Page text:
A Sunny Sunday in Sunnyside

It was a sunny Sunday in Sunnyside.
It was the first sunny day in ages. Coldest winter in twenty years.
Sun was shinning. Clear blue skies.
It was such a perfect day.

Well, almost.

Almost because there was a funeral in Sunnyside that sunny day. But the world wasn’t affected at all. It was happy.

She stood there staring at the happy world. She stood there staring at the sun. It was almost mocking her. But she wouldn’t take it, not today. She looked away.

She looked around her: they were all in black, all of these people she’s never seen before. They were in black because you must wear dark colors in funerals. And yet here she was, in her blue jeans and her favorite beige scarf. Luckily she managed to find a decent black shirt and a jacket. Good thing she had a pair of black boots.

She observed these people in black but couldn’t focus on their faces. The sun was blocking her view. She was sure it was just there to provoke her. But she wouldn’t take it.

No sir, not today.

She turned, stared right at it and stuck her tongue out.

What a mature person I’m turning into. My parents would be so proud, she thought.

“Lauren!”

Right on queue.

She walked away from the sun and stood next to her grandparents. Both in tears.
She stood next to them silently. Head down. Crossed arms. These situations were way too awkward for her to handle. Silence was the best policy.

She looked at the devastated faces in front of her. Fools. She was a fool once. She grew up thinking that family was the most important thing, that her parents were the best.
She spent all of her time with them and couldn’t care less about making friends outside of the family circle. She had the perfect family anyway. The family everyone wished for.

She was a fool then, but not anymore. She grew and started to notice things. She began to understand adults, their lies and their betrayals. She figured their secrets, their plans and their priorities. Her world started to fall apart. She didn’t want to be a part of it anymore.

She experienced anger, sadness sometimes hate. She couldn’t stand it. She no longer wanted to stay there, no longer wanted to be a part of this, no longer wanted to live another day by their side. This was no perfect family. This was no perfect life. Her world was shattered. She wanted to run away but kept postponing.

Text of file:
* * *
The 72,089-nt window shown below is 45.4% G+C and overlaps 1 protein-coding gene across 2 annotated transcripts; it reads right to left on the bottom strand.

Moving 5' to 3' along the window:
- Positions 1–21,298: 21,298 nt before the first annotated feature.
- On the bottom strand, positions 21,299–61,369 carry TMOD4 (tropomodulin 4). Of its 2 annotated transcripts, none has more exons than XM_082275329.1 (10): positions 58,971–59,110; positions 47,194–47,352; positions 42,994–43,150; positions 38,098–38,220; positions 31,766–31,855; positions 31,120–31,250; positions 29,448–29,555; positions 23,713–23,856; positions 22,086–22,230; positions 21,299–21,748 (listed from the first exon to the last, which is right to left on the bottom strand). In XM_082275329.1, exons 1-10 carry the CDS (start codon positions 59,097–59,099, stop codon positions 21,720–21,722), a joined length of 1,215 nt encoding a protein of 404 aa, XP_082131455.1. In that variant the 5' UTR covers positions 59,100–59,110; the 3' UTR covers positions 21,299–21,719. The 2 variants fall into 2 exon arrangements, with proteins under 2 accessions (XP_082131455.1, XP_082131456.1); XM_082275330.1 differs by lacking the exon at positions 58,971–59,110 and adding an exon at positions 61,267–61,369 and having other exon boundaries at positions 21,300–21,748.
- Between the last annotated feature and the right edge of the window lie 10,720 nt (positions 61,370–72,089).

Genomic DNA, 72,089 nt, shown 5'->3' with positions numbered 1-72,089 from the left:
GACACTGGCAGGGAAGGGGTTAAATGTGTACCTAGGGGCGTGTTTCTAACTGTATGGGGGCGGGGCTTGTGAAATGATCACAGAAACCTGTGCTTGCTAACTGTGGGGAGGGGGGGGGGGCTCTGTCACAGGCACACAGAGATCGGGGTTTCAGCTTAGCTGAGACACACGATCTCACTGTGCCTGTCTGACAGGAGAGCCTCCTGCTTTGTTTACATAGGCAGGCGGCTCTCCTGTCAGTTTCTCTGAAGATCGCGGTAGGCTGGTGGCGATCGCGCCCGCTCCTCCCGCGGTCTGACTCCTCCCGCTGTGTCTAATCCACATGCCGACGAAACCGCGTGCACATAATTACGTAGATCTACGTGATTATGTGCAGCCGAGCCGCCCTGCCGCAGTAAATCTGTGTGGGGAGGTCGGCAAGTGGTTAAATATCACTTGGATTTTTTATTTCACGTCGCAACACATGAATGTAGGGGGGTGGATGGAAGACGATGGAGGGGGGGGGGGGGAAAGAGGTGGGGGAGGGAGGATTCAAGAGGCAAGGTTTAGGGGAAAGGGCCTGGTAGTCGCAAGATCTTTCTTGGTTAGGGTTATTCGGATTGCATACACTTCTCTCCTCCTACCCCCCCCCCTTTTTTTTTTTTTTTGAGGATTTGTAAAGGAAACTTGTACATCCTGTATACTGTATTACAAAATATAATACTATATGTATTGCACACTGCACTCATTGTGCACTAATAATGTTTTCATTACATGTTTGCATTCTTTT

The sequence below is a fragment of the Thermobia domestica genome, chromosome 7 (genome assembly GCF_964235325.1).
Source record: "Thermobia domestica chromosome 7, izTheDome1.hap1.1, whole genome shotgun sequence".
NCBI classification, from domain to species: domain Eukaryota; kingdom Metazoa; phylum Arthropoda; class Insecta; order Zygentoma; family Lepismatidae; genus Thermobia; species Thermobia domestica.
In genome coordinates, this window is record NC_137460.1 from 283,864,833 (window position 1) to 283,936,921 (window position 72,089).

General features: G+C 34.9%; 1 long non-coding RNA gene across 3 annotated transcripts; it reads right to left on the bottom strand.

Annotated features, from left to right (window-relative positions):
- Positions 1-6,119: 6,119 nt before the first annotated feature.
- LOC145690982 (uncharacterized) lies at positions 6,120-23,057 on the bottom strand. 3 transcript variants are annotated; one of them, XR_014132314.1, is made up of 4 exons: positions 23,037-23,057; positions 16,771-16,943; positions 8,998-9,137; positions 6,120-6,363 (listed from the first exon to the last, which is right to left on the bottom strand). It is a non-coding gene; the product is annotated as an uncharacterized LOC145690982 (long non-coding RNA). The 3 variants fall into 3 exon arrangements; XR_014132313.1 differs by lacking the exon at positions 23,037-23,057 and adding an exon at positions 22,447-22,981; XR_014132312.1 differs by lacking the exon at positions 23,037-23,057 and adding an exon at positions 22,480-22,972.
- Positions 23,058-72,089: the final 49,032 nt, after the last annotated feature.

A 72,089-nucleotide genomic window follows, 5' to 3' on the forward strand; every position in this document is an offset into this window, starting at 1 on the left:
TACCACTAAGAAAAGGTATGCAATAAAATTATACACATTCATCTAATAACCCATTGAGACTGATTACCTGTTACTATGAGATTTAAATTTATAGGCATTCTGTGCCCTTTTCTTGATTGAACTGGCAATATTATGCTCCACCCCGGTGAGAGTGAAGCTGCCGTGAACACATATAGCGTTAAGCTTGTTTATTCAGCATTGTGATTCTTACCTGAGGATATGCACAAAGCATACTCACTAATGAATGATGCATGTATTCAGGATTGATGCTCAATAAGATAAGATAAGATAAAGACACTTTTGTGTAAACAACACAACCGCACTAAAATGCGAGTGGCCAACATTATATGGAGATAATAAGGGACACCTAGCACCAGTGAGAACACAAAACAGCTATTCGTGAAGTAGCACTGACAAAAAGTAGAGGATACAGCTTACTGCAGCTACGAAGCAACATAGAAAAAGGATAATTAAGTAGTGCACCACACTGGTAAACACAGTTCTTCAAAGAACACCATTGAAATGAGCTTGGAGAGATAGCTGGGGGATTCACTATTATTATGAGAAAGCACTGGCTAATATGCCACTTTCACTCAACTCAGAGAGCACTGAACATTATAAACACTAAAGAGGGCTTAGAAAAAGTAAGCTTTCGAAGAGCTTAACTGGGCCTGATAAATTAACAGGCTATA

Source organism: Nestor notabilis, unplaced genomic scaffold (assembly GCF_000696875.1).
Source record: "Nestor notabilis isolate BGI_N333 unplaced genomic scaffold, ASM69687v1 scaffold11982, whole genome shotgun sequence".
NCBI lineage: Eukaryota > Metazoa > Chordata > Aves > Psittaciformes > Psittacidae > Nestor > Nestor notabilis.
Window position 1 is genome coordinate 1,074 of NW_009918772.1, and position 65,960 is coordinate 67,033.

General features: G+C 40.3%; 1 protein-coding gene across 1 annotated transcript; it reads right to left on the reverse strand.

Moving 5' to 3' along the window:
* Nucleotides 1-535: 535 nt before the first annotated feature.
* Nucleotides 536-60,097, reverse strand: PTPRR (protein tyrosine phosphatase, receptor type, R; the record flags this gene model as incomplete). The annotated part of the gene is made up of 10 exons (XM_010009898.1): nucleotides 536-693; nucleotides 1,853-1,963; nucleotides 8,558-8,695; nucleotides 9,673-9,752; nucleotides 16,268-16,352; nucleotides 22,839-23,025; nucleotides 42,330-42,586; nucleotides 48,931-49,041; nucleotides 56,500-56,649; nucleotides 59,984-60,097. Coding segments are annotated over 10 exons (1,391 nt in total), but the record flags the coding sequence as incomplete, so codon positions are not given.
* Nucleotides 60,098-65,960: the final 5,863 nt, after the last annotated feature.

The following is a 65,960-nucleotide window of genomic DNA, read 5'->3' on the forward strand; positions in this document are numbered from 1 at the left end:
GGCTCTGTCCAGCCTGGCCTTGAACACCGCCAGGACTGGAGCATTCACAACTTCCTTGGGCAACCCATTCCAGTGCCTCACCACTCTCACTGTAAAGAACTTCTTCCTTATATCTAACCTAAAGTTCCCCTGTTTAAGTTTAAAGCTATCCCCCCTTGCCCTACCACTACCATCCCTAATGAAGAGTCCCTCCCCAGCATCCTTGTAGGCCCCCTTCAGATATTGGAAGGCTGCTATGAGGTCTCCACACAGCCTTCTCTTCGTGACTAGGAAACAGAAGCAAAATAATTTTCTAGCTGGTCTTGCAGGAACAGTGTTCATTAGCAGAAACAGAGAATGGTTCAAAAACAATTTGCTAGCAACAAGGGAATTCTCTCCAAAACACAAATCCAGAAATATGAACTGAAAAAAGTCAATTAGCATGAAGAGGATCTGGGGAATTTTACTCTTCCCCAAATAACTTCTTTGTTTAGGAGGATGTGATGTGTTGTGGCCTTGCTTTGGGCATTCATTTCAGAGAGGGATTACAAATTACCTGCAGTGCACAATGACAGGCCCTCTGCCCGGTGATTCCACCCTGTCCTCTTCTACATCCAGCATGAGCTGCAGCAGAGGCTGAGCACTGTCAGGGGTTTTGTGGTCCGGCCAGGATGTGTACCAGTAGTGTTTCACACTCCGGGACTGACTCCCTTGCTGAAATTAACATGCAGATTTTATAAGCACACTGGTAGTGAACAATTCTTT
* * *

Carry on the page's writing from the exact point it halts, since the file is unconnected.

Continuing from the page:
She was scared and thought she couldn’t manage living without them. She barely knew how to speak up. She barely knew how to survive. So she always stayed, despite the regular fights, the hurtful comments, the lack of freedom but she didn’t mind that much, it was nothing she couldn’t handle.

Until that year. An unbearable year where the load was too heavy to carry. She learned to keep her distance, stayed quiet. But whenever she was approached, she would snap and get mad. And it kept happening. For months. Fights. Arguments. Yelling. Screaming.

She knew she lost control over herself but it was expected. She couldn’t ease her pain anymore, she wanted to fight, argue, yell and scream. Things would be quite without her.  She was ready at that moment. She was ready to leave.

But she didn’t have to. Because came that day. A gloomy Saturday morning in Sunnyside. There was a gun shot then another. That hunting rifle had a purpose after all.

Things will be quite in this house. She just wanted peace and she got it. She was going to find herself. She was going to enjoy her teenage years. She was going to live a normal life. “Normal” she laughed. Nothing will ever be normal.

But at least, she was going to get away. A more importantly, she was going to rest. Finally.

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